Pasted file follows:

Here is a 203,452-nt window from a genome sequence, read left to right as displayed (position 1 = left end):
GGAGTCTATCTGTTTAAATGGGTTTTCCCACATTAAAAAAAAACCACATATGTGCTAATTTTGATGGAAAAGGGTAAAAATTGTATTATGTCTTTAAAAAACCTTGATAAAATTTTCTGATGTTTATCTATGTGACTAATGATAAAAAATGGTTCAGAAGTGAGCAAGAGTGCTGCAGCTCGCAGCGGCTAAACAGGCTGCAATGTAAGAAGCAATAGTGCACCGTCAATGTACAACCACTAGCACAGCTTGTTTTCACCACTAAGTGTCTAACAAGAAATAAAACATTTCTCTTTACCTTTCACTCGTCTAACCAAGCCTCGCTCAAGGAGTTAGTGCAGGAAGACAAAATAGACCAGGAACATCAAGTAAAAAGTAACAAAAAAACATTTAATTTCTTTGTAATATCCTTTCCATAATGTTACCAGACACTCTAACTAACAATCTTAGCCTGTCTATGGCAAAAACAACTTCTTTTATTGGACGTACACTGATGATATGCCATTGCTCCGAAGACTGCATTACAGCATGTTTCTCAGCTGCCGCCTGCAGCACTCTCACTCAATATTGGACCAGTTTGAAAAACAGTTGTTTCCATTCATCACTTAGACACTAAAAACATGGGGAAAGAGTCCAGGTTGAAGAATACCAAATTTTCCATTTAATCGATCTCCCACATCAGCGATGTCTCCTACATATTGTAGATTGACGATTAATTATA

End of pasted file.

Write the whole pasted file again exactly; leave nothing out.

Here is a 203,452-nt window from a genome sequence, read left to right as displayed (position 1 = left end):
GGAGTCTATCTGTTTAAATGGGTTTTCCCACATTAAAAAAAAACCACATATGTGCTAATTTTGATGGAAAAGGGTAAAAATTGTATTATGTCTTTAAAAAACCTTGATAAAATTTTCTGATGTTTATCTATGTGACTAATGATAAAAAATGGTTCAGAAGTGAGCAAGAGTGCTGCAGCTCGCAGCGGCTAAACAGGCTGCAATGTAAGAAGCAATAGTGCACCGTCAATGTACAACCACTAGCACAGCTTGTTTTCACCACTAAGTGTCTAACAAGAAATAAAACATTTCTCTTTACCTTTCACTCGTCTAACCAAGCCTCGCTCAAGGAGTTAGTGCAGGAAGACAAAATAGACCAGGAACATCAAGTAAAAAGTAACAAAAAAACATTTAATTTCTTTGTAATATCCTTTCCATAATGTTACCAGACACTCTAACTAACAATCTTAGCCTGTCTATGGCAAAAACAACTTCTTTTATTGGACGTACACTGATGATATGCCATTGCTCCGAAGACTGCATTACAGCATGTTTCTCAGCTGCCGCCTGCAGCACTCTCACTCAATATTGGACCAGTTTGAAAAACAGTTGTTTCCATTCATCACTTAGACACTAAAAACATGGGGAAAGAGTCCAGGTTGAAGAATACCAAATTTTCCATTTAATCGATCTCCCACATCAGCGATGTCTCCTACATATTGTAGATTGACGATTAATTATA